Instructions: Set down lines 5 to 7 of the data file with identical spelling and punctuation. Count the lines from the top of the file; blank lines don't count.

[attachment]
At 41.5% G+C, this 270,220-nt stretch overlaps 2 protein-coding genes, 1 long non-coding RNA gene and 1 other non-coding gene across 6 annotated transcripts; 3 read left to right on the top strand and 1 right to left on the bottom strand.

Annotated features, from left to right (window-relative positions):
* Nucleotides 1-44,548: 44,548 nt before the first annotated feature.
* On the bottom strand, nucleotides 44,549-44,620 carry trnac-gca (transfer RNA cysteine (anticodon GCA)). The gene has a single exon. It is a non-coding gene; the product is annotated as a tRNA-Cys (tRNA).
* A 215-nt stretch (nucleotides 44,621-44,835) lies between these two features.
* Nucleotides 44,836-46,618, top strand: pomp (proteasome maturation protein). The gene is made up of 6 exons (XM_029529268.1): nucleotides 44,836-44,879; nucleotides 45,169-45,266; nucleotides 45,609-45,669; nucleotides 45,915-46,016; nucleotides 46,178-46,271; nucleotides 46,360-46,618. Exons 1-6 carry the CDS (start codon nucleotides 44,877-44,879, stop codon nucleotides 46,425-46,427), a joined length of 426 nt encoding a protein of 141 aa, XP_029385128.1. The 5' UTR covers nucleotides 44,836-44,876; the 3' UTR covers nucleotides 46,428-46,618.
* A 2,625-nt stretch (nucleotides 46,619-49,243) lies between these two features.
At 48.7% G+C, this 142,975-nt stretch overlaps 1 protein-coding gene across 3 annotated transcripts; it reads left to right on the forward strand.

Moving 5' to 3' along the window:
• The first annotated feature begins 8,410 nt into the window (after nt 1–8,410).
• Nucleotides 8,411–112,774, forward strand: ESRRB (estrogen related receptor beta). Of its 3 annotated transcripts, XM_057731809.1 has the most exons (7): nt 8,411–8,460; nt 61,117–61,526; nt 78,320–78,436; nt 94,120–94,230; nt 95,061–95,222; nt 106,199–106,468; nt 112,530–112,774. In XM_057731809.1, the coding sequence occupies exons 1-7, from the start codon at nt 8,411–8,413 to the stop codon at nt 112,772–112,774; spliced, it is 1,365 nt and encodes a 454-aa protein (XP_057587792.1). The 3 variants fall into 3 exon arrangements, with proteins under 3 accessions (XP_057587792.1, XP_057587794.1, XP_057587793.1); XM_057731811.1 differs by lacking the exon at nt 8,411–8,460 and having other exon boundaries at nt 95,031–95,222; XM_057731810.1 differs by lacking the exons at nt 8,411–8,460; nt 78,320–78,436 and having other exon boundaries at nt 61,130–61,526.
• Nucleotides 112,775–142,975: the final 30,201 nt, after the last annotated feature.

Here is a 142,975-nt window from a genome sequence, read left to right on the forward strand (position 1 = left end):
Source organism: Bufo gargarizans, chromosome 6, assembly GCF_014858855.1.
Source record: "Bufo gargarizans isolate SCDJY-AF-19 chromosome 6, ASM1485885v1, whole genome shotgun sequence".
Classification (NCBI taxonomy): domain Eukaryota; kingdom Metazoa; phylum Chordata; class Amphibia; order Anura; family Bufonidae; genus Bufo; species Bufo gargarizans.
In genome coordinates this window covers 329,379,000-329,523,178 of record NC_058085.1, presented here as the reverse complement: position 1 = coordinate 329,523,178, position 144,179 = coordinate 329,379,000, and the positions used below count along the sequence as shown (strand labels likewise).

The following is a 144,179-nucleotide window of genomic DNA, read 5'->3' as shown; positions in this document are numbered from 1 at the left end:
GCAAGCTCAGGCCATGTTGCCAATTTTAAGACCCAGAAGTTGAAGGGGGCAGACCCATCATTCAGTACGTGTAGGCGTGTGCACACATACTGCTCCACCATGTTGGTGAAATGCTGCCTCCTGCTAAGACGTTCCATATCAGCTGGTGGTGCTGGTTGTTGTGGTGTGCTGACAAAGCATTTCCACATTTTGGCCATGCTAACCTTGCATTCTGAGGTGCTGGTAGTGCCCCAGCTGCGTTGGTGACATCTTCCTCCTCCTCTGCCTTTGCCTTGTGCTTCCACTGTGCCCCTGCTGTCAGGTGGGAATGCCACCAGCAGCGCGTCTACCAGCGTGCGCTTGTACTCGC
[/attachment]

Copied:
* A 215-nt stretch (nucleotides 44,621-44,835) lies between these two features.
* Nucleotides 44,836-46,618, top strand: pomp (proteasome maturation protein). The gene is made up of 6 exons (XM_029529268.1): nucleotides 44,836-44,879; nucleotides 45,169-45,266; nucleotides 45,609-45,669; nucleotides 45,915-46,016; nucleotides 46,178-46,271; nucleotides 46,360-46,618. Exons 1-6 carry the CDS (start codon nucleotides 44,877-44,879, stop codon nucleotides 46,425-46,427), a joined length of 426 nt encoding a protein of 141 aa, XP_029385128.1. The 5' UTR covers nucleotides 44,836-44,876; the 3' UTR covers nucleotides 46,428-46,618.
* A 2,625-nt stretch (nucleotides 46,619-49,243) lies between these two features.